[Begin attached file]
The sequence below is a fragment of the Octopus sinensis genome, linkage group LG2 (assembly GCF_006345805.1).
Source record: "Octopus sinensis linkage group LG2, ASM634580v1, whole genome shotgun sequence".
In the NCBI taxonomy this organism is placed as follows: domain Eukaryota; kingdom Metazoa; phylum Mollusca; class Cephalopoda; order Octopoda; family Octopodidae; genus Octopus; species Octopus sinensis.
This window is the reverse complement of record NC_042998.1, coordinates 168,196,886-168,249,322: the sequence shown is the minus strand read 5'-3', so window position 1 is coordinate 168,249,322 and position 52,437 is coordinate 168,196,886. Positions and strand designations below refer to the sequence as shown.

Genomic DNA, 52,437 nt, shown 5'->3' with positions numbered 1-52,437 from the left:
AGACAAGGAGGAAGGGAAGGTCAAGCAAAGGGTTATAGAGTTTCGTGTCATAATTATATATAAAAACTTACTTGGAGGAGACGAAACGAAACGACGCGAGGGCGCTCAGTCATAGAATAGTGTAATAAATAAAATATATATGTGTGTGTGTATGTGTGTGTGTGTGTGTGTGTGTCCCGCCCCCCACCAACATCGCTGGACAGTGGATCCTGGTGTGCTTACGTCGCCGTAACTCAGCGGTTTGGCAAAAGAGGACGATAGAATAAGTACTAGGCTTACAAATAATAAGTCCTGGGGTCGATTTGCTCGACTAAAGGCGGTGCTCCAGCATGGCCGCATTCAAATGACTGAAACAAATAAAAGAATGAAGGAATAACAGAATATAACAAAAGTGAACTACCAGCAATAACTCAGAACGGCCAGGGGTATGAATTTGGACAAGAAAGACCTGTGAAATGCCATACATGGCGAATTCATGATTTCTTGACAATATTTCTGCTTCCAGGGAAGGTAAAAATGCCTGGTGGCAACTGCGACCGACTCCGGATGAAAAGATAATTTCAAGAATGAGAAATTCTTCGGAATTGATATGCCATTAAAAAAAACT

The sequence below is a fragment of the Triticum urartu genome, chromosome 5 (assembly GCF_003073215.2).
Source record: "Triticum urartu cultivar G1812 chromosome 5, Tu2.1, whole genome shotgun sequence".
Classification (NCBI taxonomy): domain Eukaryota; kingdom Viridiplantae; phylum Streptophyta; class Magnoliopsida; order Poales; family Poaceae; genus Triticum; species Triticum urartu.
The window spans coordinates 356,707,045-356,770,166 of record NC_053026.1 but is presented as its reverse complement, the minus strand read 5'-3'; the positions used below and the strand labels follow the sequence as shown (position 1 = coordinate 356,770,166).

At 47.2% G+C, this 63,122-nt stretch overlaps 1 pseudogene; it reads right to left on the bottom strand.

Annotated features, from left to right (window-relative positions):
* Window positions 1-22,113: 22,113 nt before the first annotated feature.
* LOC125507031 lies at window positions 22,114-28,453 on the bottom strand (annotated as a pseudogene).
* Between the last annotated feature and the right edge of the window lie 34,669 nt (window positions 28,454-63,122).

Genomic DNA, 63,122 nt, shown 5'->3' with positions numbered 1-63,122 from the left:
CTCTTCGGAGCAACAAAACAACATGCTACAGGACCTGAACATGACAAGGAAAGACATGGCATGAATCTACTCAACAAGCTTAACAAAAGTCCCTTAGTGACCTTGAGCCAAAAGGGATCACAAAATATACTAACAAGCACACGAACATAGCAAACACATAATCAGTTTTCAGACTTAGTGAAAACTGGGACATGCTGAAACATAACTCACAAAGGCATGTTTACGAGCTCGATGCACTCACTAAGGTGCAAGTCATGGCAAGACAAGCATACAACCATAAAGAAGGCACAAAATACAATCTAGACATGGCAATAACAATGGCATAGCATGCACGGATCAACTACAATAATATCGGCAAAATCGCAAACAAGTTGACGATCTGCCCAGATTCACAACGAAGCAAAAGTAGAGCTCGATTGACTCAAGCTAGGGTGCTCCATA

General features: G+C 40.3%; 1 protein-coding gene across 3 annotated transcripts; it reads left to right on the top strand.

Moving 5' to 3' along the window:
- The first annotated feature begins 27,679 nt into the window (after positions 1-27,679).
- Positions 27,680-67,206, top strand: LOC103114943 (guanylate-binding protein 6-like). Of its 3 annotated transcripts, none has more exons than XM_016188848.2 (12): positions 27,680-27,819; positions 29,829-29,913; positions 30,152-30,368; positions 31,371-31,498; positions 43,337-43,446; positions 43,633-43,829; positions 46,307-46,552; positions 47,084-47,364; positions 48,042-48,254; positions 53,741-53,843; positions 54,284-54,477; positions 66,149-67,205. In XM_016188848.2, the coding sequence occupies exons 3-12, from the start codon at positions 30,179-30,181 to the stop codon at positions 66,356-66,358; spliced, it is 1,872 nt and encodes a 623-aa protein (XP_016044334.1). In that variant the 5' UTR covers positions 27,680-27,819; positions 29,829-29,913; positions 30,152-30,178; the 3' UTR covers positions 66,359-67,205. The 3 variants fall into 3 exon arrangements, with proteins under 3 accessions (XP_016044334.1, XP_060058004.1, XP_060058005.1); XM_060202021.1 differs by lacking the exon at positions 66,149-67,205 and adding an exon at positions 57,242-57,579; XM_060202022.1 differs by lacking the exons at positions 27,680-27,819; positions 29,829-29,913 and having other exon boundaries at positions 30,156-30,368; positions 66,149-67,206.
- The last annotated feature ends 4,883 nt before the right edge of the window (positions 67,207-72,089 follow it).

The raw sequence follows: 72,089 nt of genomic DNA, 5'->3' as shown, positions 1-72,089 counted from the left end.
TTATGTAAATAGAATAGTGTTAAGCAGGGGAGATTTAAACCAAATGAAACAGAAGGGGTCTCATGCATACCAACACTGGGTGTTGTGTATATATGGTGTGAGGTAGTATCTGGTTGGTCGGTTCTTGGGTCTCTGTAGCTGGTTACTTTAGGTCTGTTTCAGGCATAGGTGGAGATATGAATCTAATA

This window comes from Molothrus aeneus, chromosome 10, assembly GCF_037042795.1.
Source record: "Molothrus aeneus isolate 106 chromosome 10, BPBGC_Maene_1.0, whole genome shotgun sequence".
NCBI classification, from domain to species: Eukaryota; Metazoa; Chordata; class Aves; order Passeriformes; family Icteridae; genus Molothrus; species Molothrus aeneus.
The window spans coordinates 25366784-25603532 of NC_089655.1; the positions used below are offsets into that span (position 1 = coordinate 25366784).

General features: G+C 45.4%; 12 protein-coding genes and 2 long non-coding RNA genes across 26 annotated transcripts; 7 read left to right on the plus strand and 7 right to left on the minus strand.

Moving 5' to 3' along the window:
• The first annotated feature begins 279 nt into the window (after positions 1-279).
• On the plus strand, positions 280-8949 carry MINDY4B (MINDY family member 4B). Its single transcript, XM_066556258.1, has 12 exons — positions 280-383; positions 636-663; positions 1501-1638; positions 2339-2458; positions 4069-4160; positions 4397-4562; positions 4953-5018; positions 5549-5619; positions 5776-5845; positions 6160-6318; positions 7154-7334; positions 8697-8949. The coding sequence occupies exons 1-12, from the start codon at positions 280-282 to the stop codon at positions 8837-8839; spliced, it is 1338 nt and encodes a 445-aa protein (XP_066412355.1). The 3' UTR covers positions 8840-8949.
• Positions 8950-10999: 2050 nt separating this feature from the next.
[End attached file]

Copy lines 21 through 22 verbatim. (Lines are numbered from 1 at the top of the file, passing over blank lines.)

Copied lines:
- Positions 27,680-67,206, top strand: LOC103114943 (guanylate-binding protein 6-like). Of its 3 annotated transcripts, none has more exons than XM_016188848.2 (12): positions 27,680-27,819; positions 29,829-29,913; positions 30,152-30,368; positions 31,371-31,498; positions 43,337-43,446; positions 43,633-43,829; positions 46,307-46,552; positions 47,084-47,364; positions 48,042-48,254; positions 53,741-53,843; positions 54,284-54,477; positions 66,149-67,205. In XM_016188848.2, the coding sequence occupies exons 3-12, from the start codon at positions 30,179-30,181 to the stop codon at positions 66,356-66,358; spliced, it is 1,872 nt and encodes a 623-aa protein (XP_016044334.1). In that variant the 5' UTR covers positions 27,680-27,819; positions 29,829-29,913; positions 30,152-30,178; the 3' UTR covers positions 66,359-67,205. The 3 variants fall into 3 exon arrangements, with proteins under 3 accessions (XP_016044334.1, XP_060058004.1, XP_060058005.1); XM_060202021.1 differs by lacking the exon at positions 66,149-67,205 and adding an exon at positions 57,242-57,579; XM_060202022.1 differs by lacking the exons at positions 27,680-27,819; positions 29,829-29,913 and having other exon boundaries at positions 30,156-30,368; positions 66,149-67,206.
- The last annotated feature ends 4,883 nt before the right edge of the window (positions 67,207-72,089 follow it).